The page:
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Kia to offer 11 EVs by 2025 as part of 'Plan S' strategy, launch first dedicated EV in 2021

Kia Motors has given insight into the company's future product plans.

Photo courtesy of Kia Motors

Kia is charging ahead with an aggressive electric vehicle (EV) implementation plan that includes 11 new vehicles in the next five years. The strategy, called "Plan S" starts with the company's first dedicated EV in 2021.

Plan S is a dual-focus shift for the company. On one side they will be progressing toward an EV-centric product strategy while in the other hand Kia will be focusing on customized mobility solutions. They will also be focusing on autonomous vehicle development.

By the end of 2025, Kia plans to offer a full line-up of 11 battery electric vehicles. The company is aiming to have 25 percent of its vehicle sales outside of China come from what they call "eco-friendly cars" by 2025 on their way to achieving a 6.6 percent market share in the global EV market (500,000 annual EV sales excluding China). According to a McKinsey & Co. analysis published April, the U.S. EV market almost doubled to 360,000 EV units in 2018, mainly because of the strong sales performance of Tesla's Model 3.

From 2022, Kia plans to add EVs in the passenger vehicles, SUVs, and MPVs categories. They further outlined their electric vehicle development:

The dedicated EV model to be launched 2021 will be built on a unique platform specifically engineered to accommodate the car's world-leading EV powertrain and technologies. It will offer a crossover design which blurs the boundaries between passenger and sport utility vehicles, a future-oriented user experience, a single-charge driving range of over 500 kilometers, and sub-20-minute high-speed charging time.

Across its EV line-up, Kia plans to operate two different types of EVs with different charging capabilities (400V/800V) -- high-performance dedicated models and derivative models with reasonable pricing -- to meet the diverse needs of customers.

Growth in global EV sales will be pursued in accordance with a customized, market-oriented strategy, which considers regional differences in environmental regulation, subsidies, infrastructure and more.

These EVs are expected to first be sold as a trim level option in Kia vehicles in the same vein as the Niro EV and Soul EV.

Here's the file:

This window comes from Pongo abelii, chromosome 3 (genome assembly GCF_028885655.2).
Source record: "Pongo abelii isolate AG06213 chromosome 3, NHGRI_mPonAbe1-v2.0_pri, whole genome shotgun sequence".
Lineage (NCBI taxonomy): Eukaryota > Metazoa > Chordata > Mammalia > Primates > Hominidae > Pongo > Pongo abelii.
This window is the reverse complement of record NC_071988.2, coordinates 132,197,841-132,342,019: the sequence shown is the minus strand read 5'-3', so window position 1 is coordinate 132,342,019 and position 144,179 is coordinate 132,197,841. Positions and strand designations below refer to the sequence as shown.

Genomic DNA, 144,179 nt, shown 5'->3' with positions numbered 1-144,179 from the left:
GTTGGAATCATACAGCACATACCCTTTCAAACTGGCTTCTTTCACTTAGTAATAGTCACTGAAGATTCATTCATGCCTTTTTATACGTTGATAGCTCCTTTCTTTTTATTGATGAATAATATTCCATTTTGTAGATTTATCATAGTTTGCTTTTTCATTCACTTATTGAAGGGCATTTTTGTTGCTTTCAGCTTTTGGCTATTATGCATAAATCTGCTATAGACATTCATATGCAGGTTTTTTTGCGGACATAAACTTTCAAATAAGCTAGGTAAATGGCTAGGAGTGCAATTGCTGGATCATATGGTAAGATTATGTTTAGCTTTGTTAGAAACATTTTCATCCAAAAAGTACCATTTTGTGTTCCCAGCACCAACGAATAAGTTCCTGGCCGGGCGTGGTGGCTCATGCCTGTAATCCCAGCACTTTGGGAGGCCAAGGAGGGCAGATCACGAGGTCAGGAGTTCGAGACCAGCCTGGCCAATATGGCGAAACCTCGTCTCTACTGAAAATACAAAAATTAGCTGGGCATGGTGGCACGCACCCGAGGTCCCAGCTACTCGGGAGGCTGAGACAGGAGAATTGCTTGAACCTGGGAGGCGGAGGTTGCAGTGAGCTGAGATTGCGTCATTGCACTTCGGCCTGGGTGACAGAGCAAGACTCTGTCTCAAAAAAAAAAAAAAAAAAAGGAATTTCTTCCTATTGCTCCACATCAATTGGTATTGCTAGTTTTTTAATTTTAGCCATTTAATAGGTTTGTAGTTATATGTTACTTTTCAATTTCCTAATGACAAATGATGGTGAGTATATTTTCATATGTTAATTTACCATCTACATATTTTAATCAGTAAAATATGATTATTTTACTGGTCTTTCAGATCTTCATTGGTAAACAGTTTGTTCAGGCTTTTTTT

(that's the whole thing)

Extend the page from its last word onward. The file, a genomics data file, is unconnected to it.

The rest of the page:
Additional Kia expansion is planned to come from car-sharing and e-commerce businesses.

"Plan S is a bold and enterprising roadmap for Kia's future business transition, buttressed by the two pillars of electric vehicles and mobility solutions," said Han-woo Park, president and CEO, Kia Motors. "Our approach is to put customers first, and Kia will reinvigorate its brand innovation by developing products and services that offer new experiences for customers."

Easily missed in this plan is Kia's proposition to raise the sales of internal combustion engined vehicles while at the same time establish the development system for EV architecture. Though they say that they'll focus those efforts on emerging markets, it's relatively safe to say that the Soul, Forte, and Telluride aren't going away any time soon.

Kia is activating recent partnerships and company share acquitions to get to this goal. Last year, the Korean automaker invested in Croatian performance EV manufacturer Rimac Automobili and IONITY, which specializes in building high-speed charging infrastructures.

They're also planning on building "Mobility Hubs", transfer stations between electric vehicles and internal combustion engine vehicles. Long term plans call for self-driving robotaxis and on-demand roboshuttles to also populate these Mobility Hubs.

Kia is part of a car-sharing services joint venture with Repsol, Spain's major energy corporation, in Madrid via its WiBLE brand.

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Biden will target 50 percent of all vehicle sales for EVs by 2030.